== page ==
Some of the events and emphases seem chiefly to be in accord with a socio-economic antithesis between an old and a new culture. Up to a point we can see in Mrs. Compson, Quentin, and the Blands the remnants and corruptions of a traditional society which is in contrast with a rootless, money-centred culture more or less typified by Jason, Luster, Herbert, and the carnival,’ with its performer on the musical saw and its dehumanized man with the red tie, who runs away with the girl Quentin. To some extent we cannot help making some such classification. On the other hand, we cannot feel content with such a classification. We cannot avoid the feeling that most of the problems and difficulties of Benjy, Caddy, and Quentin are clinical rather than sociological ; they seem driven more by peculiar personal needs than by larger forces. Quentin’s hatred of Herbert seems closely related to our classification, and the episode involving Dalton Ames seems partially so, but the strongly emphasized incest motif does not, nor does Caddy’s seemingly compulsive promiscuity. Jason’s materialism, financial crookedness, and generally pragmatic attitude fit in, but his persecution complex and his concern for stability and decorum do not. We can look at the girl Quentin as a deteriorated version of Caddy and thus as a measure of the two cultures but she, too, seems driven by an inner compulsion rather than by a cultural situation. Even if we do accept some such opposition between an older and a newer cultural order, we are disturbed by the impossibility of making a choice between them. Our sympathies, like Faulkner’s, are with the old order, but the best representatives of that order in this novel are a drunkard, a suicide, and a lost and lonely woman. Between what they are and what Jason is, there seems to be no middle ground offered by the author. Dilsey’s decency suggests that there can be something better, but the kind of answer her presence implies is rather special and ambiguous, and finally seems independent of a sociological classification.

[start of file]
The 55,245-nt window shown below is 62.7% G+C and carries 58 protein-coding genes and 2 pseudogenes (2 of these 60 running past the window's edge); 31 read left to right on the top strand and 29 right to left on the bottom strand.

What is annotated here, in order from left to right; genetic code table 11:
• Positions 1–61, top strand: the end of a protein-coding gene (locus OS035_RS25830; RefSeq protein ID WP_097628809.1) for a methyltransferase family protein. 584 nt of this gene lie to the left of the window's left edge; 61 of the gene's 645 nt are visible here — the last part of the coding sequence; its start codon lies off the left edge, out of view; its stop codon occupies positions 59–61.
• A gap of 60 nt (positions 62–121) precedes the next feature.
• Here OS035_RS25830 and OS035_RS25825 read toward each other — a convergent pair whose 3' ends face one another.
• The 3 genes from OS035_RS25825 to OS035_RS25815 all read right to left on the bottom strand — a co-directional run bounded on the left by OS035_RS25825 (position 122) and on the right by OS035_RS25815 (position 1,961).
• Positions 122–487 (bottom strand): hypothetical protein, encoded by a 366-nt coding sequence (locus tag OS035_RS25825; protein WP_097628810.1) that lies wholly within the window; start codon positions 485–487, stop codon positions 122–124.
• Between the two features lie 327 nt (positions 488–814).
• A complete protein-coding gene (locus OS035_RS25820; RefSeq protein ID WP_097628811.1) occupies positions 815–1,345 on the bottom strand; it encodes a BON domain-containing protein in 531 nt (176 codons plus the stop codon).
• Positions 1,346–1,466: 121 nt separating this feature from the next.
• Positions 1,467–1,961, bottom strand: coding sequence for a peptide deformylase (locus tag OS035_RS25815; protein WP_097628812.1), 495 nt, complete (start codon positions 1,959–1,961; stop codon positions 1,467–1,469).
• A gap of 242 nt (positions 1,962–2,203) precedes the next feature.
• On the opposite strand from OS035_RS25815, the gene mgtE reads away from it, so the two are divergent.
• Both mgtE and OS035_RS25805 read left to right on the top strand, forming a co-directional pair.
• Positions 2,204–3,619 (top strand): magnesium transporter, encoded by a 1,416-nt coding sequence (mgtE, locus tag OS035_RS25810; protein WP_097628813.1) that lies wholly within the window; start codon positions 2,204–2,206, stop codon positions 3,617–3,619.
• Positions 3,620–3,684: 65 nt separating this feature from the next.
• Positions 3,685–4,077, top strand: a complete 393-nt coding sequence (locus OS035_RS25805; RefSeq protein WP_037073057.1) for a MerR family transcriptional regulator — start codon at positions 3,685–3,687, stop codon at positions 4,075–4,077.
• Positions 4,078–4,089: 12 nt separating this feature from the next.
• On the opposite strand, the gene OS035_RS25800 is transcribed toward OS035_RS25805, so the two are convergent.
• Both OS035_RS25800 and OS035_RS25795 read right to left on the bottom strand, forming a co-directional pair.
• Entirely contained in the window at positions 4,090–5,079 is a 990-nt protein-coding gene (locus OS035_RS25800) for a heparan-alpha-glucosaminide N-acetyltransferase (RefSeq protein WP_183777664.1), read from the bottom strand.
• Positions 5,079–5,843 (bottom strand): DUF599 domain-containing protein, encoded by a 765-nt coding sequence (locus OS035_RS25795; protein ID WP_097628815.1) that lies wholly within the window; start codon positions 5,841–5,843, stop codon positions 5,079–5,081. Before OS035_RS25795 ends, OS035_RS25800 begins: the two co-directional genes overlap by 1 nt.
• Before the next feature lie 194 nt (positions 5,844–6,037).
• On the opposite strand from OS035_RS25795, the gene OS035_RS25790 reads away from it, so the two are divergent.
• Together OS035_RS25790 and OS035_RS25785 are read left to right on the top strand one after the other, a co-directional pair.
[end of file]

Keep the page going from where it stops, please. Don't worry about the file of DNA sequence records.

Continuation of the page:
Other Possible Interpretations of the Novel
We feel encouraged, also, to seek patterns in several other directions. Some of the events and emphases suggest an interpretation in terms of clinical and even specifically Freudian psychology. We are strongly encouraged, further, to interpret events in relation to Christian myth and ideology, in relation to concepts of time, and in relation to Shakespearean tragedy. As with the old-versus-new-order motif, Faulkner has emphasized each of these aspects enough to induce us to consider it as a possible frame-work of ordering the fragmented story, but he has not emphasized any one consistently or clearly enough for us to expect it as a centre. We remain undecided not only because of this shifting quality of the individual motifs but because of the number and variety of the possible interpretations.
The Validity of the Christian Motif